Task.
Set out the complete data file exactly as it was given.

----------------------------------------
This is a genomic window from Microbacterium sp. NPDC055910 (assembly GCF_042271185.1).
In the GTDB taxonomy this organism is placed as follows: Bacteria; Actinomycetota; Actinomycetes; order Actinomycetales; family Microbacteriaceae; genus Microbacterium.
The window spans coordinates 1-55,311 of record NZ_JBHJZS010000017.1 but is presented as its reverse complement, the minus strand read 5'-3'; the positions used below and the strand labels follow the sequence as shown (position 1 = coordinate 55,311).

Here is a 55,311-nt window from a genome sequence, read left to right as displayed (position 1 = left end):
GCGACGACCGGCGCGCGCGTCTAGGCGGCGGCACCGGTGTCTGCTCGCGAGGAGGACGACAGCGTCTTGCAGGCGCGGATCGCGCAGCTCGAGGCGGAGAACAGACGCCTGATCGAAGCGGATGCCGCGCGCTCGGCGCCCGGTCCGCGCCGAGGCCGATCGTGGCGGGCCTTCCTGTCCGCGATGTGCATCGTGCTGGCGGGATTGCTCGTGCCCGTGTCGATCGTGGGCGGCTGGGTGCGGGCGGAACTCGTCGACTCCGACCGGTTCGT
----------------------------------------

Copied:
This is a genomic window from Microbacterium sp. NPDC055910 (assembly GCF_042271185.1).
In the GTDB taxonomy this organism is placed as follows: Bacteria; Actinomycetota; Actinomycetes; order Actinomycetales; family Microbacteriaceae; genus Microbacterium.
The window spans coordinates 1-55,311 of record NZ_JBHJZS010000017.1 but is presented as its reverse complement, the minus strand read 5'-3'; the positions used below and the strand labels follow the sequence as shown (position 1 = coordinate 55,311).

Here is a 55,311-nt window from a genome sequence, read left to right as displayed (position 1 = left end):
GCGACGACCGGCGCGCGCGTCTAGGCGGCGGCACCGGTGTCTGCTCGCGAGGAGGACGACAGCGTCTTGCAGGCGCGGATCGCGCAGCTCGAGGCGGAGAACAGACGCCTGATCGAAGCGGATGCCGCGCGCTCGGCGCCCGGTCCGCGCCGAGGCCGATCGTGGCGGGCCTTCCTGTCCGCGATGTGCATCGTGCTGGCGGGATTGCTCGTGCCCGTGTCGATCGTGGGCGGCTGGGTGCGGGCGGAACTCGTCGACTCCGACCGGTTCGT